DR Legal News: Legal Case Studies July 2017

Legal Case Studies

Research and analysis by Lisa Harms Hartzler, Sorling Northrup Attorneys

Broker established cause of action to recover commission

In CS Empire Realty, LLC v. Hussain, 2017 NY Slip Op 04096 (May 24, 2017), the plaintiff broker and defendant sellers entered into a commission agreement to sell property in Jackson Heights, Queens, New York. The agreement provided that a $320,000 commission was due and payable to the broker at closing of the transaction. In less than three weeks, the sellers had signed a contract for sale to be closed on December 30, 2013. However, no closing occurred. In March of 2015, the sellers advised the broker that the sale would be cancelled. The sellers settled with the buyer and agreed to pay a $2 million cancellation fee. When the broker demanded payment of its commission, the seller refused to pay. The broker then sued the seller to recover its commission pursuant to the commission agreement. The seller moved for dismissal of the suit under the terms of the commission agreement, claiming no commission was owed because the sale had been cancelled and no closing had occurred.

Although the general rule is that a real estate broker will be deemed to have earned his commission when he produces a purchaser who is ready, willing, and able to purchase at the terms set by the seller, “the parties to a brokerage agreement are free to add whatever conditions they may wish to their agreement, including a condition that the contract of sale actually be consummated before the broker is deemed to have earned his commission.” However, if the seller is responsible for the failure to perform the condition, he may be liable to pay the commission. In this case, the broker alleged that the sellers wrongfully prevented completion of the deal because they found new buyers willing to pay a higher purchase price. This allegation of seller’s liability, which the sellers could not refute completely, was sufficient to withstand the sellers’ motion to dismiss the case and allowed it to move forward.

Property owner violated Fair Housing Act by refusing to rent to family with transgender parent

In Smith v. Avanti, --F.Supp.3d – (D. Colorado, April 5, 2017), the defendant owned two townhomes and two other single dwellings on one property. She rented one townhome to a couple without children and advertised the other for rent on Craigslist. The plaintiff, a transgender woman, was married to another woman. They had two children. Plaintiff corresponded by email with the defendant, disclosed her family situation, and visited the property with her family. Defendant subsequently refused to rent the townhouse to plaintiff. She stated in emails that the other renters were concerned about the children and “noise,” the defendant and her husband wanted to keep a “low profile” in the community, and the plaintiff’s “unique relationship” would jeopardize that low profile.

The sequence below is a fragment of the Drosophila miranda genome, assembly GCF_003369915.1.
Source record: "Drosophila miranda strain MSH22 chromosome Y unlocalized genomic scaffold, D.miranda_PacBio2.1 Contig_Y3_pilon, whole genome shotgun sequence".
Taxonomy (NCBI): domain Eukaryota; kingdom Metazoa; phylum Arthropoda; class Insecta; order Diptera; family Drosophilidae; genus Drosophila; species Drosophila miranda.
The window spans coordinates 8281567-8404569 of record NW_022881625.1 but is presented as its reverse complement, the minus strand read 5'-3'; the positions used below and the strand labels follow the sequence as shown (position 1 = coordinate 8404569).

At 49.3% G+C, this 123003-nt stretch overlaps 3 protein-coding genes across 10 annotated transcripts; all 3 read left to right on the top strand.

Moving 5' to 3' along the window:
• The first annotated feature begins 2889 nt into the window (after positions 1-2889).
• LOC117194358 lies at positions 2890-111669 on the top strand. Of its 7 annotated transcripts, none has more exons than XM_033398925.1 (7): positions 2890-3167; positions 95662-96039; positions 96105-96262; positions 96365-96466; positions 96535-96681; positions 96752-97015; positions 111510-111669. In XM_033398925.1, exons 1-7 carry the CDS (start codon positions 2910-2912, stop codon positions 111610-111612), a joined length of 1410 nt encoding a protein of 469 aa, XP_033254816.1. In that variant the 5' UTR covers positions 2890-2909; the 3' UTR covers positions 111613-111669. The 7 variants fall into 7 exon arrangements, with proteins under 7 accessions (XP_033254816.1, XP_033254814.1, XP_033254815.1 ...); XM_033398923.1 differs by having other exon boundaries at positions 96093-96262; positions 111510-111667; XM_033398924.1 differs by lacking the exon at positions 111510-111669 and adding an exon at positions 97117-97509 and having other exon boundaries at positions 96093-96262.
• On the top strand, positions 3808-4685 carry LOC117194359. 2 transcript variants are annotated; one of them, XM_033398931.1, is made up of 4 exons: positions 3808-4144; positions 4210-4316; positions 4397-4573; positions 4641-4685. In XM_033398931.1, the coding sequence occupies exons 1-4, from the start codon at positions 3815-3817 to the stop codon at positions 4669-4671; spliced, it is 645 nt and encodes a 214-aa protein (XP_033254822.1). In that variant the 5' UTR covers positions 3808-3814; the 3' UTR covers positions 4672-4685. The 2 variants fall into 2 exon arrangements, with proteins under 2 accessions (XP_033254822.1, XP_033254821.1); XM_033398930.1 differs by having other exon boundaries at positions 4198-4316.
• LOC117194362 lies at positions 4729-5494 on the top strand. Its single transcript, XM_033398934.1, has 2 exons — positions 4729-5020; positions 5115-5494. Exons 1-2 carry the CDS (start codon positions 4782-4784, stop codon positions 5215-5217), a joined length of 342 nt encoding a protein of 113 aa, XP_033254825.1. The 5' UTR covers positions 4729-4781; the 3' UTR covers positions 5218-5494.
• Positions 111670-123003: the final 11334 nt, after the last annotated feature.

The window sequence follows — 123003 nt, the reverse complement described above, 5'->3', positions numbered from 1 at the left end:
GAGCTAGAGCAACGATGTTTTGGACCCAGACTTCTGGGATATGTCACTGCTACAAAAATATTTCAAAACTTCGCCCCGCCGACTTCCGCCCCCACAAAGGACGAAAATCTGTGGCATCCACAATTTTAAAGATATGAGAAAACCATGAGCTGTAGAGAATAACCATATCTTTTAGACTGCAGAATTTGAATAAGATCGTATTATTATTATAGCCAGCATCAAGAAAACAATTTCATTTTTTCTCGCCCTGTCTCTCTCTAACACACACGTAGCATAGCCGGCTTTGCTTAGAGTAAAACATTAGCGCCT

The plaintiff sued the defendant under the federal Fair Housing Act (FHA) and the Colorado Anti-Discrimination Act alleging discrimination on the basis of sex and familial status. The federal district court first found that an exception for renting or selling single family dwellings under the FHA was inapplicable because the defendant owned more than four dwellings at the time. In addition, the defendant’s emails constituted “statements” covered by the FHA. The court then held that discrimination against women like the plaintiff and her wife “for failure to conform to stereotype norms concerning to or with whom a woman should be attracted, should marry, and/or should have children is discrimination on the basis of sex under the FHA.” The court also held that the defendant’s refusal to rent to the plaintiff was based on her preference to rent the townhouse to someone without children and constituted a violation of the FHA on the basis of the plaintiff’s family status. Finally, the court made similar rulings under the Colorado statute and granted summary judgment in favor of the plaintiff on all counts.

U.S. Supreme Court limits venue choice in patent cases